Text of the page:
Who decides your gender?
A growing number of American kids say it is up to them – and are rejecting the traditional markers of “male” or “female” in favor of identifying as “genderqueer”, which refers to people who don’t fall squarely within the gender binary. Stars like Indya Moore have come out as non-binary and use they/them pronouns, and non-binary characters are increasingly featured in breakout TV shows, such as Asia Kate Dillon’s role in Billions.
Yet non-binary kids say they are widely misunderstood, and they face prejudice. Donald Trump, for instance, recently decreed that protections against healthcare discrimination were to be applied based exclusively on biology rather than one’s inner sense of gender.
Today the Guardian is launching Genderqueer generation, a series of stories centered on, and often told by, the children and young adults who are rejecting traditional gender identities. We began by asking four of them to describe how they realized they were non-binary.
Ari, 18, Connecticut: ‘The first time someone used my pronouns I almost cried’
I don’t know really how I came to identify as non-binary as much as I came to identify as not a girl first. Until I was seven, I loved dresses and glitter and sparkles and everything. And then something changed. I don’t know what it was. I was like, I hate girly things. I hate the color pink. And I think that was me becoming what I like to call a conscious human being.
Then I thought, what if I am a boy? And I was just like, no, that’s gross! Which is not very kind to boys. But no, that’s not me.
I didn’t know at all what I was experiencing or doing until I had the internet to give me the words to describe it. I remember I was on vacation sharing a bed with my mom because we didn’t have enough rooms, and I was on my phone in the dark while she was passed out and snoring, just watching videos about what it meant to be non-binary and what it meant to be asexual or aromantic. And I was like, huh?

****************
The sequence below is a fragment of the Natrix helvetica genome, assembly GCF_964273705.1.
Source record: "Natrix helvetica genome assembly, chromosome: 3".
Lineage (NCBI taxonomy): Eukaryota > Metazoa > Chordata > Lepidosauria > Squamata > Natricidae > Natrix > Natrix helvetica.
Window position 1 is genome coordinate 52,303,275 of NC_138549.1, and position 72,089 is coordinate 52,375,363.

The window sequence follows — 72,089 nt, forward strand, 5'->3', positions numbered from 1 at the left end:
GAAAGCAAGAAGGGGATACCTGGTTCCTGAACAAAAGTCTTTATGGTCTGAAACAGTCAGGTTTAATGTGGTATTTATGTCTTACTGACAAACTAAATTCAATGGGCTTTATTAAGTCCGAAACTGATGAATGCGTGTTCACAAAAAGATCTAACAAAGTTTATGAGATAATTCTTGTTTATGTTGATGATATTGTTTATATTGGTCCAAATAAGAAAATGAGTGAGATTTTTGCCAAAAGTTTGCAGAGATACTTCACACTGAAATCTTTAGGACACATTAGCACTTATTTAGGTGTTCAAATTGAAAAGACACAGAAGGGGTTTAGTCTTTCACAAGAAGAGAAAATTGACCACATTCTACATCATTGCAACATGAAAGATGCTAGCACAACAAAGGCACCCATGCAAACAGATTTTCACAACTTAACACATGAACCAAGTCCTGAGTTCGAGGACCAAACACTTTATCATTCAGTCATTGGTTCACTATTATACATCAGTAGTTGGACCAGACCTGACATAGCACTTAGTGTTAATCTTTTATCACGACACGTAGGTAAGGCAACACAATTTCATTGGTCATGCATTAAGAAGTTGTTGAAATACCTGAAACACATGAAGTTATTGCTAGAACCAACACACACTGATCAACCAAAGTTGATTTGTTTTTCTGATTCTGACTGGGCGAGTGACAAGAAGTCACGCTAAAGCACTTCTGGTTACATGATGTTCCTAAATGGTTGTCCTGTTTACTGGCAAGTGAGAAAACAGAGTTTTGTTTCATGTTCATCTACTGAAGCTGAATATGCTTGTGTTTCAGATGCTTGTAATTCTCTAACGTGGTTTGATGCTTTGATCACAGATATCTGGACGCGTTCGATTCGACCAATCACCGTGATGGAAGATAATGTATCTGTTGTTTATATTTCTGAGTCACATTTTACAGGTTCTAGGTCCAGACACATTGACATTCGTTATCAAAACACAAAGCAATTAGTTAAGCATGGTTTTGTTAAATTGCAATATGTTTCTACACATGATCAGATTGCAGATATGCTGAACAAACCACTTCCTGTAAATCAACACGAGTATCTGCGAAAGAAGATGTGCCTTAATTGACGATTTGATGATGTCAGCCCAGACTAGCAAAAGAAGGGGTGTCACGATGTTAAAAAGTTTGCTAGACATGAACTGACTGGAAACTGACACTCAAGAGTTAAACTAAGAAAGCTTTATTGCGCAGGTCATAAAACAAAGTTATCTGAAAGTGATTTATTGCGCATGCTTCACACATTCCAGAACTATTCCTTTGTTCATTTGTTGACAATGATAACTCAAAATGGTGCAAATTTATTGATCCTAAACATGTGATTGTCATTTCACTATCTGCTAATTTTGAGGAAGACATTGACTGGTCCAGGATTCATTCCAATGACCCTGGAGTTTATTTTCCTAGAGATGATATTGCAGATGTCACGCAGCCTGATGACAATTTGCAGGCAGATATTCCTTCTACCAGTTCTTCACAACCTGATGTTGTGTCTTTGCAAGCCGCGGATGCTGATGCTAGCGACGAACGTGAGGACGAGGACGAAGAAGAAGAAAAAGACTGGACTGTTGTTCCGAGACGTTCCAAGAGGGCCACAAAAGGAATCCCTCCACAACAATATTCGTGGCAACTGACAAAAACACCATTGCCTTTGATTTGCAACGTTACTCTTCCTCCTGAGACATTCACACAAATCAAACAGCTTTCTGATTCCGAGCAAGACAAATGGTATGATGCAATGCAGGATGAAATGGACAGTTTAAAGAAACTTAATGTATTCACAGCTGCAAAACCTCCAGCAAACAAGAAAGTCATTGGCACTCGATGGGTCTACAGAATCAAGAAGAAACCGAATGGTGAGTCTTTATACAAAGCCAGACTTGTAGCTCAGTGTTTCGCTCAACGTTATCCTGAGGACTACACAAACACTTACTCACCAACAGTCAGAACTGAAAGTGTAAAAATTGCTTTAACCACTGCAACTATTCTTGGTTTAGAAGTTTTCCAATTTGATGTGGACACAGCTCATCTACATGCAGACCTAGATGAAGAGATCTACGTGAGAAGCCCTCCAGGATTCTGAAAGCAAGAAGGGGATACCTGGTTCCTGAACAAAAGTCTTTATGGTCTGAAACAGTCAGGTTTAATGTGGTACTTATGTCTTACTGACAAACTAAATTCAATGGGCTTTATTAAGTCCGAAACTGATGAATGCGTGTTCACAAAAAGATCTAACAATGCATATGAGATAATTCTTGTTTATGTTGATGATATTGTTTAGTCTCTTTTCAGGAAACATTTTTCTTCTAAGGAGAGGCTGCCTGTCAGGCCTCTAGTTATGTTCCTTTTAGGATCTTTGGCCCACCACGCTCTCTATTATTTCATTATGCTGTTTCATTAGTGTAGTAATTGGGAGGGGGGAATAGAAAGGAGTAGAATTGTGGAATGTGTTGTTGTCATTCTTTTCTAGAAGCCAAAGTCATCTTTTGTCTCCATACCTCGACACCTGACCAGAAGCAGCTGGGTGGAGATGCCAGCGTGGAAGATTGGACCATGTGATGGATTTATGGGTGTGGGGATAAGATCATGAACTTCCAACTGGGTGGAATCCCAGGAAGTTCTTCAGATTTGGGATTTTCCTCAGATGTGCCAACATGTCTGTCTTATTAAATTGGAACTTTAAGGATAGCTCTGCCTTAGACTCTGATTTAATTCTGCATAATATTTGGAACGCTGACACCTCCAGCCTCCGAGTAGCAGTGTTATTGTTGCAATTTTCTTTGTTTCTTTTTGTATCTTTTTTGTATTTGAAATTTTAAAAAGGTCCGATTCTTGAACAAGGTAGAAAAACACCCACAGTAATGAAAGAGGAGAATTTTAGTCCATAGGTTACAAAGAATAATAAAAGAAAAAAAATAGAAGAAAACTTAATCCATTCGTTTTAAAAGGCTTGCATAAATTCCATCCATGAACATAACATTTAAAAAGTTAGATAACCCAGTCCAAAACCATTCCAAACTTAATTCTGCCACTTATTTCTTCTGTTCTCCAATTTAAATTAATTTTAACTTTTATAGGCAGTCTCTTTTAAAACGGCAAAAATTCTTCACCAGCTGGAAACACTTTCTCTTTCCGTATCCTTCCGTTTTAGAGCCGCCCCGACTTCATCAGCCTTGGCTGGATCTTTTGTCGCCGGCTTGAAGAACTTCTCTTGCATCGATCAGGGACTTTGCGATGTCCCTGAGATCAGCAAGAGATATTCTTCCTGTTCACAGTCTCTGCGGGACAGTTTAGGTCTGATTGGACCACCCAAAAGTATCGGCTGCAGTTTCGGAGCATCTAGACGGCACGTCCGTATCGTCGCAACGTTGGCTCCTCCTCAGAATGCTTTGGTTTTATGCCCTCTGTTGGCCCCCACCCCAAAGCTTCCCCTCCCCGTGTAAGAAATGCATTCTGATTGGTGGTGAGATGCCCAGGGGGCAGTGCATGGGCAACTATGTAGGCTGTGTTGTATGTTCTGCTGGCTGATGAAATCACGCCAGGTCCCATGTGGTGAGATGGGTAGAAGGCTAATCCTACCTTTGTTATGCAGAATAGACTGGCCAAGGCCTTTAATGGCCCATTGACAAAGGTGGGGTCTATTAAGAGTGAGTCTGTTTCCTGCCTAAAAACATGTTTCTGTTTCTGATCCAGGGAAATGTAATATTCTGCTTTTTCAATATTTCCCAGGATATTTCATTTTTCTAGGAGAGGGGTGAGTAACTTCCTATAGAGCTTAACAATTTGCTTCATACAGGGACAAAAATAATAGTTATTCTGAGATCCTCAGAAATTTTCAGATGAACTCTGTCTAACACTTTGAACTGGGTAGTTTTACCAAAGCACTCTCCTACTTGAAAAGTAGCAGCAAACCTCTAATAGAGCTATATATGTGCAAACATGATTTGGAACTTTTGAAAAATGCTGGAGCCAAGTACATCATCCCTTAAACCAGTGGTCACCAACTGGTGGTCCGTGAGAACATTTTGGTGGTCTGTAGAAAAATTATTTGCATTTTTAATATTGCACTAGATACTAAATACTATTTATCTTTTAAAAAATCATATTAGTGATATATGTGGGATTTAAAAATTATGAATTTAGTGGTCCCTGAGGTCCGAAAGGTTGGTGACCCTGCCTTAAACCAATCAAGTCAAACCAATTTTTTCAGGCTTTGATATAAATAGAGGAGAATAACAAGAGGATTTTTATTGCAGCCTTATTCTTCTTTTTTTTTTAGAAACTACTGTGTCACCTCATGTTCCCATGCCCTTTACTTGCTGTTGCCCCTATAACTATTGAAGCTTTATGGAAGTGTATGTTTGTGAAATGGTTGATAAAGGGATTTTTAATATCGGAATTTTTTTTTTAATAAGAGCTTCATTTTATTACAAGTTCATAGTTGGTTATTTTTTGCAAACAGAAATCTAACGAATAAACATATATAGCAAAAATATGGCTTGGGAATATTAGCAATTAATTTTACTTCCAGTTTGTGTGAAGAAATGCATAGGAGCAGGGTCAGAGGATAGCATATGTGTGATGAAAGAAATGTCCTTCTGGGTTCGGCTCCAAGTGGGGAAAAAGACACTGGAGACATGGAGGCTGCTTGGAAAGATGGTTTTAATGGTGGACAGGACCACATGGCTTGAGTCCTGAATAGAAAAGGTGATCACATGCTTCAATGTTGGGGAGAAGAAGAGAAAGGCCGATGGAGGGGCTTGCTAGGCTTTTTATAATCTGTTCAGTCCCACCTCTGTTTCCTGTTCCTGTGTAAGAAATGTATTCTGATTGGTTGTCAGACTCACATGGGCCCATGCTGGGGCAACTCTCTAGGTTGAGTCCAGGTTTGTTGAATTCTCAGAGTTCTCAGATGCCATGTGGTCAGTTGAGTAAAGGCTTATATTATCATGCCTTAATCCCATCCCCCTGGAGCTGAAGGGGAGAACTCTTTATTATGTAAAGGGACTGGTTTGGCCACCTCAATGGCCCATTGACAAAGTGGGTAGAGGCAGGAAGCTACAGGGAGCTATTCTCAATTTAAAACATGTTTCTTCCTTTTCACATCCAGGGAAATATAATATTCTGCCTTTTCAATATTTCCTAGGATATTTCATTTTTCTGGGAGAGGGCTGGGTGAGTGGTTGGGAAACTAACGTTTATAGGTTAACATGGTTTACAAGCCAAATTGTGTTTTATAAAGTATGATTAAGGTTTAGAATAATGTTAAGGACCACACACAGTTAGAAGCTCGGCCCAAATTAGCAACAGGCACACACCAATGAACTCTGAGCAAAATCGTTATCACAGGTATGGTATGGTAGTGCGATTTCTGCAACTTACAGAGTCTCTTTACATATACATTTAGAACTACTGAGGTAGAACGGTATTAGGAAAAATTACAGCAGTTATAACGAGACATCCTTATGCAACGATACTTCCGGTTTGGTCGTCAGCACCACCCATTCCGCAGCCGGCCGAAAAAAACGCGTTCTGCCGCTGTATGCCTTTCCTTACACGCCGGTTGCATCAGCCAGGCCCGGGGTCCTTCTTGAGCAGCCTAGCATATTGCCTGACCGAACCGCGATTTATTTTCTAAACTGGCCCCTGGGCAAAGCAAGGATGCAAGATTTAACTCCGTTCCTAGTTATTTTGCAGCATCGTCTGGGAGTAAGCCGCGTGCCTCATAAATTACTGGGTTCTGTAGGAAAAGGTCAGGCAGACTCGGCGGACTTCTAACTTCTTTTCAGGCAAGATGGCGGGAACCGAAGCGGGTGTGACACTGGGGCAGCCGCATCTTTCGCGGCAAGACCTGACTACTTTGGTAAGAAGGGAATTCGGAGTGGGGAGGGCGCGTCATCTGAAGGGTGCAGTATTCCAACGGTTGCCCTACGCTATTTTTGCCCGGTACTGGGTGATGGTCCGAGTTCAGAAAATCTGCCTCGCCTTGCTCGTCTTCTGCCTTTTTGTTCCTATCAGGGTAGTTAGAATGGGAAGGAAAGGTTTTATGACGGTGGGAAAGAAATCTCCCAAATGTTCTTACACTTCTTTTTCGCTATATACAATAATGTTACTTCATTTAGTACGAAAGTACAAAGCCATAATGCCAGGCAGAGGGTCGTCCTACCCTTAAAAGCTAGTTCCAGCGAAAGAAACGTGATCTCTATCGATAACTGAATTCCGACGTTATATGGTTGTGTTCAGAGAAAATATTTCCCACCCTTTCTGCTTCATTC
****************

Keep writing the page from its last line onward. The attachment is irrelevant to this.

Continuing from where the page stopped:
I don’t know how I would have found this information otherwise. There just isn’t a convenient, socially acceptable way to pass this information along unless you can be anonymous or protected by that screen. I did research and I bought a book called The ABC’s of LGBT+ by Ash Hardell. It’s so bizarre these days to do research with a physical book in your hand. But I did it and I thought, this makes more sense.
When I came out to my parents, I couldn’t provide an adequate explanation, so I got my book and showed it to them. The book gave us the right words to have a conversation about these kinds of topics, and from there my parents have been going above and beyond to try and be accepting of me.
At school it was more of a gradual thing than a quick change. But one day in Gay-Straight Alliance, in freshman year of high school, I was sitting next to my friend who had recently started experimenting with they/them pronouns. I thought, you know what? I’m just gonna do this thing and see if it feels better.